Chasing the Invisible
Chasing the Invisible, a matter of activism materialises the intangible — a material research that reveals the intricate effects of our mundane actions. What if you could wear your own toxicity?
The burning of paraffin candles releases air pollutants known to increase mortality rates. Yet, we are rarely conscious of it. By giving visibility to these toxins through the capturing and imprinting techniques explained in the manual, accompanied by a toolkit for making your own imprints, and a journal of experimental exploration as references, Chasing the Invisible aims to raise awareness and inspire change.
And if it doesn’t succeed, you can still wear it on your sleeve.
The hidden threat of burning candles at home
The most commonly used material for candles is paraffin wax, a hydrocarbon derived from fossil crude oil. Burning these candles releases pollutants that are potentially harmful, especially in poorly ventilated indoor environments. These pollutants include particulate matter, carbon monoxide and dioxide, nitrogen oxides as well as nitrous acid, formaldehyde, benzene and volatile organic carbon.
The black residue of smoke, the soot of a candle, consists predominantly of fine carbon particles. It is known to pose adverse health risks such as cancer, influenza and asthma. According to the World Health Organisation, fine particulate air pollution is estimated to cause an estimate of about 9% mortality of cancer, cardiopulmonary disease and severe respiratory infections.
Unfolding a material metaphor
A material is a story and can likewise convey its own narrative. Smoke in itself is a paradox. It is heavier than air, but rises upwards transported with the gust of hot air, dissolving into nothingness. Bianca Streich investigates with this research project how materials can be used as a means of communication through the matter itself, to conjure awareness, evoke empathy, relate importance and ignite positive change.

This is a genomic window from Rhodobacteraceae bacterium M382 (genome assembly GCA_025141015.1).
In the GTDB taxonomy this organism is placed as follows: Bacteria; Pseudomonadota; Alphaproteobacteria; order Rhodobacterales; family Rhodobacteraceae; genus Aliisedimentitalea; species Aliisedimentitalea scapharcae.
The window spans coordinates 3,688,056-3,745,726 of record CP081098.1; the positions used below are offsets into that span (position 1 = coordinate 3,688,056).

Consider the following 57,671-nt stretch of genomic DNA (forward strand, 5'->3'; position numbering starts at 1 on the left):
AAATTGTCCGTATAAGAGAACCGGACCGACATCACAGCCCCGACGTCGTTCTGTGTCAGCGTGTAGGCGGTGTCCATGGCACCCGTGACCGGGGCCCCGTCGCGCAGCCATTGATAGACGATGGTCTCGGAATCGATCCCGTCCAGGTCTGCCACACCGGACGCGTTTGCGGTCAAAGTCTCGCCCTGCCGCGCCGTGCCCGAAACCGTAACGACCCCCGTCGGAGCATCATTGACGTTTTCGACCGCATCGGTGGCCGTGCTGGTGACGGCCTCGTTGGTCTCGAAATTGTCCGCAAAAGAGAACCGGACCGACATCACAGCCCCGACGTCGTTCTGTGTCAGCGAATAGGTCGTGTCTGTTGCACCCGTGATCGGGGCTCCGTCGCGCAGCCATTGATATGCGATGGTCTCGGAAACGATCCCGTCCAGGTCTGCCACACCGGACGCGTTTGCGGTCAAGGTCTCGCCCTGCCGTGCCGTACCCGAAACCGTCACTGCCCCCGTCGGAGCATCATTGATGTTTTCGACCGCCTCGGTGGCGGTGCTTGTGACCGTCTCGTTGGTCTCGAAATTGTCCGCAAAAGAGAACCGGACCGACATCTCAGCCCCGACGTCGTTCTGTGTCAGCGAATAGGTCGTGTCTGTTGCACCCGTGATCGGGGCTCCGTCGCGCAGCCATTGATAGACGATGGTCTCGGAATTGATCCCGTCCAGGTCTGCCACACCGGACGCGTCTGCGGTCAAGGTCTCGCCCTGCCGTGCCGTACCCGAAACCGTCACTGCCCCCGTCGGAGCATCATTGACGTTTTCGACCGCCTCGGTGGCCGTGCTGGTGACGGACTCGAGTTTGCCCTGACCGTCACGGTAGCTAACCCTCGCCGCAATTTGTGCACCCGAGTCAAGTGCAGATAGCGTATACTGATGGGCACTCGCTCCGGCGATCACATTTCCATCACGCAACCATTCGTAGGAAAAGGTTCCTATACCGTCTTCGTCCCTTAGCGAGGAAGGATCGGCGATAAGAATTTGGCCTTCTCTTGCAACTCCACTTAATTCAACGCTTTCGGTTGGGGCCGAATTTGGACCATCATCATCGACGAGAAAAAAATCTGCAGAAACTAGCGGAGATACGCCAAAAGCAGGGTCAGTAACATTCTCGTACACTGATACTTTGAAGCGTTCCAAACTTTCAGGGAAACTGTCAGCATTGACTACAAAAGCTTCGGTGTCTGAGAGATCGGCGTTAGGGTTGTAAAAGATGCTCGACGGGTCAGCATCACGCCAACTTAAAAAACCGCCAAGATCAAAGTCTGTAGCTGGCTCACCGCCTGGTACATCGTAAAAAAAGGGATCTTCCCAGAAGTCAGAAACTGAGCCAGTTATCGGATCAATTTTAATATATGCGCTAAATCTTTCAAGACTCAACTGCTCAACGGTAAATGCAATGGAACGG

Chasing the Invisible comes in three parts: Firstly the journal of capturing smoke that is giving visibility to the invisible, making something intangible tangible and documenting the smoke experiments chronologically and by applied technique; secondly, the toolkit including the manual on how to capture smoke that is providing all the information, tools and techniques to reproduce the smoke experiments thus making them experienceable and providing background knowledge of the issue. Last but not least, the smoke scarves with the permanent pollution patterns fixed upon pose as a constant reminder of awareness. The three parts of this project work together to invoke a permanence of records.
The experimentation with candle soot led to the development of several methods to capture smoke on various mediums, such as paper, textile or glass, leaving fascinating patterns behind. The development is recorded, documented and categorised increasing in complexity as progress is made and the toolkit enables first-hand experiences to satisfy curiosity. But for all those who cannot be bothered to experiment and reveal their own pollution, the smoke scarf is your luxurious must-have, making one’s toxicity wearable. The scarves are presented in an editorial shoot along with rhetorical remarks such as: “Do not wonder anymore, visualise how toxic your behavioural patterns are.” or “How toxic are you?” An information sheet about indoor air pollution caused by the burning of paraffin candles provides the wearer with additional information. The scarf is intended as a conversation starter and to pass on knowledge from one person to the next.
Information submitted by the maker and edited by the Future Materials Bank.
Candle soot, indoor air pollution, textile
Accessible to visitors of the Future Materials Lab